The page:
Mouthguards are often highly recommended when playing contact sports. They can also help to protect the teeth from dental issues like grinding and clenching. Before you get your child mouthguards, here's all you need to know about them.
Not Enough Children Wear Them
Mouthguards protect the teeth from harm, but not enough parents are using them. Delta Dental Plans Association called for research into the area, only to find that children who play contact sports and those dangerous to the mouth aren't wearing the right protection. In fact, seven out of ten children don't wear mouthguards and are putting themselves at risk of losing teeth, damaging the gums, and experiencing tooth decay. Since mouthguards became compulsory for football players, mouth injuries have dropped considerably.
You Can Get Professionally Made Ones
The cheapest mouthguards are bought in sports stores. These are made to standard sizes and aren't always the most comfortable. However, they tend to be better than nothing and will still offer adequate protection to the teeth and gums.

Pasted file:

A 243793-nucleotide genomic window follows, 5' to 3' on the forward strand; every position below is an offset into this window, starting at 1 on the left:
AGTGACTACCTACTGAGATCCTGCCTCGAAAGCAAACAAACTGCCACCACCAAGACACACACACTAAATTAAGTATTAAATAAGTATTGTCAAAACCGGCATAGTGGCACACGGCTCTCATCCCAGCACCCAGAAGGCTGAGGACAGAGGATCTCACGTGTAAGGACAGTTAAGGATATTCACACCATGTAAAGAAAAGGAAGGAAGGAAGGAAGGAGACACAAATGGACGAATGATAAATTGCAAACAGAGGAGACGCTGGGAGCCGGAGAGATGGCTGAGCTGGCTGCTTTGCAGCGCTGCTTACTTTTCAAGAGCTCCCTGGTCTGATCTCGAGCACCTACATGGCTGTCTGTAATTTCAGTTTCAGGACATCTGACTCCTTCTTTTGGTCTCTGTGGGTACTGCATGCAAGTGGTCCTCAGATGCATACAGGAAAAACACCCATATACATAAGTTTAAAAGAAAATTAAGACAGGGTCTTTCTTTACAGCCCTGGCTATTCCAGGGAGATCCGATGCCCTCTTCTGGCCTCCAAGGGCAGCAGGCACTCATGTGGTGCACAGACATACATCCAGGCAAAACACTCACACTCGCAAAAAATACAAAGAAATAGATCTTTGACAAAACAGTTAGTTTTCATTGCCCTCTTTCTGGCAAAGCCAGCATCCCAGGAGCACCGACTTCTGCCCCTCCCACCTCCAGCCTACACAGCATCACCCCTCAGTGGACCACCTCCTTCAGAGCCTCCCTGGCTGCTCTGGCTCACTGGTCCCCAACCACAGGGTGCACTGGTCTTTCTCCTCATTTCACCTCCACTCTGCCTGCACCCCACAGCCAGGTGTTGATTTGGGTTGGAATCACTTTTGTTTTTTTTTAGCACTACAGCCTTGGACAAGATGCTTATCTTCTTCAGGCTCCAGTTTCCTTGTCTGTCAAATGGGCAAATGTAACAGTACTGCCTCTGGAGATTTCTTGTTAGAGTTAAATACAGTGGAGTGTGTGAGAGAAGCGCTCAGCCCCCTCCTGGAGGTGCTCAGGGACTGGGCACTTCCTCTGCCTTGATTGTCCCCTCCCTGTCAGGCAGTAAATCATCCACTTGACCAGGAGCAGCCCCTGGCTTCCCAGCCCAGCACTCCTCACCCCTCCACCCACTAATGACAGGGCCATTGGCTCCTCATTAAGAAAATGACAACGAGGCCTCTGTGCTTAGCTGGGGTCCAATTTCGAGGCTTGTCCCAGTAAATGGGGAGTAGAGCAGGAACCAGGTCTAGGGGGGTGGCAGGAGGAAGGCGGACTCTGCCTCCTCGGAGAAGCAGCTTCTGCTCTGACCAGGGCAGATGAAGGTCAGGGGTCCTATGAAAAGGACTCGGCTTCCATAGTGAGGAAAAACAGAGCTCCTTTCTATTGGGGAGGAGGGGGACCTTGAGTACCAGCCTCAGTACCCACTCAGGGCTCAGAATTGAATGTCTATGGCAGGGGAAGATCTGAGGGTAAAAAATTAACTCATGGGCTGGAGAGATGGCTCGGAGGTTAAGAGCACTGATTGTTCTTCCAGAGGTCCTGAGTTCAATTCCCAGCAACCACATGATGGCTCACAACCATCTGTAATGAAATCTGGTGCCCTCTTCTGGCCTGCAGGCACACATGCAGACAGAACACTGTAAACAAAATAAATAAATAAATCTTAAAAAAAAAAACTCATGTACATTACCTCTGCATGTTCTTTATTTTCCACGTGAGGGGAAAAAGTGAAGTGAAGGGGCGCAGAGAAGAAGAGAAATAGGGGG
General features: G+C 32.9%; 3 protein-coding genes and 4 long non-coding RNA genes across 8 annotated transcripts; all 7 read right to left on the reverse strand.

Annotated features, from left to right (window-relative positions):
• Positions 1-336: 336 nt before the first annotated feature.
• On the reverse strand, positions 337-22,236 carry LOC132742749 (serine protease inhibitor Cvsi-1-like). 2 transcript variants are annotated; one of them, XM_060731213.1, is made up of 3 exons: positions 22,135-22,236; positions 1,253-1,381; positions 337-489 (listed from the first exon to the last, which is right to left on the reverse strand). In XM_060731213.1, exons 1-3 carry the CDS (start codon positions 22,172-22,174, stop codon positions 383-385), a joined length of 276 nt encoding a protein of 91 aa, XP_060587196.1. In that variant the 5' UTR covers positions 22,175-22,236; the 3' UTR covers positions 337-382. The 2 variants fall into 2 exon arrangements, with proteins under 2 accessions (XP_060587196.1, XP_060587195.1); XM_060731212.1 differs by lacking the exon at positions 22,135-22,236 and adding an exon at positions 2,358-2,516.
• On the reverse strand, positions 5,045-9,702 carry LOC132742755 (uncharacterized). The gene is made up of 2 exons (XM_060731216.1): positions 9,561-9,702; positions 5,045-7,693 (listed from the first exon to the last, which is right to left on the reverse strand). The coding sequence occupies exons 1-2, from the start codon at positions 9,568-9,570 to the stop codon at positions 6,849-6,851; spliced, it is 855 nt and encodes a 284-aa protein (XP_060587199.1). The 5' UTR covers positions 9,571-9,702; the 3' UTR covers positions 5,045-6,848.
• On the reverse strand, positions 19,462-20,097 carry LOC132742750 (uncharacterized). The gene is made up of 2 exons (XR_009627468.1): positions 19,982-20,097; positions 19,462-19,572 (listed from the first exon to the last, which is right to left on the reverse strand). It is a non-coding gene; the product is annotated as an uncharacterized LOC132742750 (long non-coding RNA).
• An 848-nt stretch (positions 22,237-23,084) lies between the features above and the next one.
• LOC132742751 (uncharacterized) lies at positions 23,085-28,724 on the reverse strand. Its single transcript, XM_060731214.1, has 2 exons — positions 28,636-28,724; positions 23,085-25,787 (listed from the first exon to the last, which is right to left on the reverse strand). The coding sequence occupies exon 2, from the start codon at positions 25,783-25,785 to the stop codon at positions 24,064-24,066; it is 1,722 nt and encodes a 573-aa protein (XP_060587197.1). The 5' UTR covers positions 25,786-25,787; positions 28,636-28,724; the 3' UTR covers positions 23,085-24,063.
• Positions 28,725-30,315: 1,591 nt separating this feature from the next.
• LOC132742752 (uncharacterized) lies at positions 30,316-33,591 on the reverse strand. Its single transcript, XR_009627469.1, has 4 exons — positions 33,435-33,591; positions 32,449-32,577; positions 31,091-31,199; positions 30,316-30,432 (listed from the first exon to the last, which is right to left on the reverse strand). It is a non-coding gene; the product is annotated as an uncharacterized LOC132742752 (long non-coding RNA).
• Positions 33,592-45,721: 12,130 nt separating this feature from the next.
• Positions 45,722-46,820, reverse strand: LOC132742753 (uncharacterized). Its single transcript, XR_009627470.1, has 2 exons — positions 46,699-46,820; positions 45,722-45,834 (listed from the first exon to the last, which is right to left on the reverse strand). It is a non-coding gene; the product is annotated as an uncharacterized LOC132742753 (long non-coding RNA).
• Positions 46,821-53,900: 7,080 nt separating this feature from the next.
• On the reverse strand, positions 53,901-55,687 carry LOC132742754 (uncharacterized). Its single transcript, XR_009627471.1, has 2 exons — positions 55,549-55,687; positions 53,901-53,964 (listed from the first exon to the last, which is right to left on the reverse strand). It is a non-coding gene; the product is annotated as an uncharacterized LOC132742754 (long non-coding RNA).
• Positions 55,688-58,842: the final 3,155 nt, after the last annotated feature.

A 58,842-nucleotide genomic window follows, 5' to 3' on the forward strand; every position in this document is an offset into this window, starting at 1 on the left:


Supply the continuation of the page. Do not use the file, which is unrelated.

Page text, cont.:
It is possible to get mouthguards professionally made. They will be fitted by a dentist to work with your child's exact mouth shape. This is especially beneficial for those who have teeth that are crooked or those who need to sleep in their guards to protect the enamel on their teeth.
Mouthguards Protect Braces
If your child gets brace-work during the teen years, getting a mouthguard is highly recommended for playing sports. It doesn't matter what type of sport your child plays. If there is any risk of trauma to the mouth, getting a guard will help to keep your child's teeth safe.
Hits to the mouth that is fitted with braces will lead to extra visits to the orthodontist. There is the risk of doing more damage due to the material of the braces catching the lips and inside of the cheeks.
They Don't Stop the Root of Grinding
Grinding the teeth is a major problem for your child's oral health. Mouthguards are often prescribed to help protect the teeth during the night, when the child isn't able to make a conscious decision about grinding.
Some dentists have stopped prescribing mouthguards for grinding; the guards won't treat the problem, but they do offer a solution for the symptoms. If you do decide to opt for a guard, make sure you take steps to stop the grinding at the same time.
Mouthguards are mandatory for some sports and highly recommended for others. They are also beneficial to protect the teeth from dental problems. Make sure you know all the facts about the mouthguard you buy to ensure it is the best dental and orthodontic option for your child.
Find out more about what kind of mouthguard your child should have by consulting a professional such as Russell M Morrell DMD.